Recent research by Deloitte Management Consultancy found that an overwhelming 9 out of 10 of B2C businesses suffered at least one security breach in the past year, and that three quarters of businesses do not have defined information security training and awareness schemes in place.
This leaves businesses significantly exposed to cybercrime and, with the escalating use of social media and networks within the workplace, the number of breaches is likely to rise.
Typically, security breaches can involve the theft of customer or employee databases, allowing confidential and often sensitive information to fall into the wrong hands and be used to commit identity fraud. Poor password management, the survey suggests, is one of the main threats to business security.
Secure your network with secure passwords
Strong passwords make for a secure network—it is as simple as that. However, the problem with insisting that all of your employees use strong passwords is that they’re probably not going to remember them. Instead they are likely to take short cuts, which can compromise the security of your business information.
They might use the same password for every situation, or they might write down their passwords on post-it notes and stick them on computer monitors, on the insides of desk drawers, or scribbled on notebooks that are left on desks.
This can be very frustrating and is far from secure. However, the reason why it happens is because people have far too many passwords to remember—from the network login for their computer and the verification code for their company credit card, to passwords to access the various services they subscribe to as well as for their hotmail, eBay, YouTube, Twitter accounts, and so on.
Creating strong passwords
Fortunately effective passwords are easy to create if you follow some basic rules: don’t use words that are easy to guess; use a combination of numbers, upper and lowercase letters and symbols, and arrange the characters in a way you can remember.
One simple technique is to take a familiar word and convert the letters into numbers and symbols. So, l becomes 1, o becomes 0, a becomes @, e becomes 3, s becomes $, and so on. Add a few uppercase letters and you have a pretty effective password. For example, ‘startrek’ might become $t@rTr3k.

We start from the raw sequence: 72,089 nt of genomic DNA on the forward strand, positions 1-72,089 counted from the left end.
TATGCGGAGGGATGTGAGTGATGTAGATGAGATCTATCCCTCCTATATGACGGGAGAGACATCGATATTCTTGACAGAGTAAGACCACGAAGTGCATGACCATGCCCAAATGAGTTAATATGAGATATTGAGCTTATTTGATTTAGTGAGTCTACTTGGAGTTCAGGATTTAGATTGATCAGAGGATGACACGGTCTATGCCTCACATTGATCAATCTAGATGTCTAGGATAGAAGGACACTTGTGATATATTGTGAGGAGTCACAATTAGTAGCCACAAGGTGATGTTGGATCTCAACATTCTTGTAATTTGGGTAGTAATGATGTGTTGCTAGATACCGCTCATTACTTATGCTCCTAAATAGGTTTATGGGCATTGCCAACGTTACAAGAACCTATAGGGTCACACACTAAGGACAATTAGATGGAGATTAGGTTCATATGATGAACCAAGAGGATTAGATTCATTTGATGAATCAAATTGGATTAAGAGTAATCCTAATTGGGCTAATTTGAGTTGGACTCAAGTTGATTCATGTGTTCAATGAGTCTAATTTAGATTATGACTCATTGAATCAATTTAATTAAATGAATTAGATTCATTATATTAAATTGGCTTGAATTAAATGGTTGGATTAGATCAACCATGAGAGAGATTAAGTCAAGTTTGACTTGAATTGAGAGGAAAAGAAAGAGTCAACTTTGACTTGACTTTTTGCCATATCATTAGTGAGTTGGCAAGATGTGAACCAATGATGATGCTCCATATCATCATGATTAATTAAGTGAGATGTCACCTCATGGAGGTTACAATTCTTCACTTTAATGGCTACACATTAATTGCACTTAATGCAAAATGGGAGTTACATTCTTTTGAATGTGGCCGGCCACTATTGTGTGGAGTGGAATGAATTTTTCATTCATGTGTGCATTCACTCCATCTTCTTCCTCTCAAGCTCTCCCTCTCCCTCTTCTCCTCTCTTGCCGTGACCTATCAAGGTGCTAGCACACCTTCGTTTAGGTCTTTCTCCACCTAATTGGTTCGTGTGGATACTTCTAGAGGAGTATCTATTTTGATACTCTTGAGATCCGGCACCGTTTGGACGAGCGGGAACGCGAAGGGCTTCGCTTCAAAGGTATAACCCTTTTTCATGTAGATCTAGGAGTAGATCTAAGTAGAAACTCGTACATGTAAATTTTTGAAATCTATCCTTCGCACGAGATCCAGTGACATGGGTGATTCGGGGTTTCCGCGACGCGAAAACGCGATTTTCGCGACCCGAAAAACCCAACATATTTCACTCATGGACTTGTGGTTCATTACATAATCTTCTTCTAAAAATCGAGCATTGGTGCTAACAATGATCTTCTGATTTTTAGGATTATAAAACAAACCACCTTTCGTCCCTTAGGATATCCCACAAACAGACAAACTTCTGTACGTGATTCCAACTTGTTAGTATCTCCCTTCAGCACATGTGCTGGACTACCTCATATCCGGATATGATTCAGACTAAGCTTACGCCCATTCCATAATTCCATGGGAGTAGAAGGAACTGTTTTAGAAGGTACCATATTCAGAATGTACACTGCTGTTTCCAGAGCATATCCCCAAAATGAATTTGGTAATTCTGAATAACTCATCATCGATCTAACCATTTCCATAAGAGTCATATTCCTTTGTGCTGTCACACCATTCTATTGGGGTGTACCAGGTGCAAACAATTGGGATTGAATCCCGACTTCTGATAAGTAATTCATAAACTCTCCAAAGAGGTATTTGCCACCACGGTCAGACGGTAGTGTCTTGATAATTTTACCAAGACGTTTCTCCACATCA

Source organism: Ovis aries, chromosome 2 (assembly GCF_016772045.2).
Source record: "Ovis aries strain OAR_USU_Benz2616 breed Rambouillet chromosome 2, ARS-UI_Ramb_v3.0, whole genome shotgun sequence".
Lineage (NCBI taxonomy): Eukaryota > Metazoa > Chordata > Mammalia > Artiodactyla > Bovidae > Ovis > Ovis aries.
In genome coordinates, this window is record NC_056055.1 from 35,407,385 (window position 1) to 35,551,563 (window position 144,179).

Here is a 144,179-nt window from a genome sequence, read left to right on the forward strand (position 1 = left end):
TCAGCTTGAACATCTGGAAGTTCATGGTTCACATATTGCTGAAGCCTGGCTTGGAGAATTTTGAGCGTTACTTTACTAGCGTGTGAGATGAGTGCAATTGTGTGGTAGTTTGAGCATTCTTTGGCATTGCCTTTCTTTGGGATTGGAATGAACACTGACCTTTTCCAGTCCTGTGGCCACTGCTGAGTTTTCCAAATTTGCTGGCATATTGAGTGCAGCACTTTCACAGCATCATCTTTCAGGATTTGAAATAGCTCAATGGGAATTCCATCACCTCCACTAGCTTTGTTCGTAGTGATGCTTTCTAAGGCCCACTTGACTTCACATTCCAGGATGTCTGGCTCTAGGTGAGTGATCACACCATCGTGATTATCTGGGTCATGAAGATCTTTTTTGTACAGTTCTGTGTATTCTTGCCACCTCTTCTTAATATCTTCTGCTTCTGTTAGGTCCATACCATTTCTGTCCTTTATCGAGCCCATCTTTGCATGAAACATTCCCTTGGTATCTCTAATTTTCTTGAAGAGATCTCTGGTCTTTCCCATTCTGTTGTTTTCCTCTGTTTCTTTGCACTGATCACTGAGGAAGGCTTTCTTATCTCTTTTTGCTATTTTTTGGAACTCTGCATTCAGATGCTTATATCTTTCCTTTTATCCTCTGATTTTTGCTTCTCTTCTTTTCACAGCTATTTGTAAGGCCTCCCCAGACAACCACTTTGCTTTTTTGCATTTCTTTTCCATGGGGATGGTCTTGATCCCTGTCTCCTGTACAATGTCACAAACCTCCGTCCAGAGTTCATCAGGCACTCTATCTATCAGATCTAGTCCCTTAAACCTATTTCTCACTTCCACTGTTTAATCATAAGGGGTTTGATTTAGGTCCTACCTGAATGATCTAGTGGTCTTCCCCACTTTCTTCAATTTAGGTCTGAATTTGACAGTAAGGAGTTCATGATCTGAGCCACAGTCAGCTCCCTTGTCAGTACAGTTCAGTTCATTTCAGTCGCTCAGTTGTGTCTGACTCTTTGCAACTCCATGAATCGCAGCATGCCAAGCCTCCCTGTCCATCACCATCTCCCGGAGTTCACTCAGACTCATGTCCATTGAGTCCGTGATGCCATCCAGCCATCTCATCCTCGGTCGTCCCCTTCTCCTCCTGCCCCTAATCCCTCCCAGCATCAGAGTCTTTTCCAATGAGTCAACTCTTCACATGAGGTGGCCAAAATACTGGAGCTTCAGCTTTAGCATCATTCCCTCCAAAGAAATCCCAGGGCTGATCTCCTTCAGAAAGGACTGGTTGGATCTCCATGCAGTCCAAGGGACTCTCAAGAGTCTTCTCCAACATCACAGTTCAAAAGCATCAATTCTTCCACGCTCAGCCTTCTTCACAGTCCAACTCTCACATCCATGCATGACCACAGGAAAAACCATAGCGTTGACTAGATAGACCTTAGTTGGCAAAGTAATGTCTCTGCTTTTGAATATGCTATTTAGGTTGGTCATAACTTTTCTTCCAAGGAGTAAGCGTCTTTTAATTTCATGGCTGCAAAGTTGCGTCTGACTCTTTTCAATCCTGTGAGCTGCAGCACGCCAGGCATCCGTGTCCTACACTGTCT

Another tip is to use the first letter from every word in your favourite expression, lyric, poem or film. For example, ‘To boldly go where no man has gone before’ could lead you to the following password: 2Bgw^Mhgb4. You might also choose a password that you want to use and come up with a keystroke mapping system. For example, if you choose to do an ‘upper-left’ keystroke system you would choose the letter to the upper-left of the actual key you wanted. So ‘hellobob’ would become ‘t3ii9g9g.’
You should never use personal information in your password, such as your name, your child’s name, your occupation, telephone number or birth date. You also shouldn’t rely on Internet Explorer’s AutoComplete function or allow a website to store your password. These are insecure methods of storing your passwords on your computer. Don’t choose or change your passwords on a public computer or in a public place such as an Internet café and never use the same password on multiple accounts.
The most immediate and direct benefit of a strong password policy and an educated group of network users is increased security, which is certainly worth the time and effort. You don’t want hackers hunting through your network for your proprietary information, or, worse still, for customer data.
And if employees can get the message and follow some simple rules, it can save your IT staff or help desk lots of time—with fewer calls to reset passwords.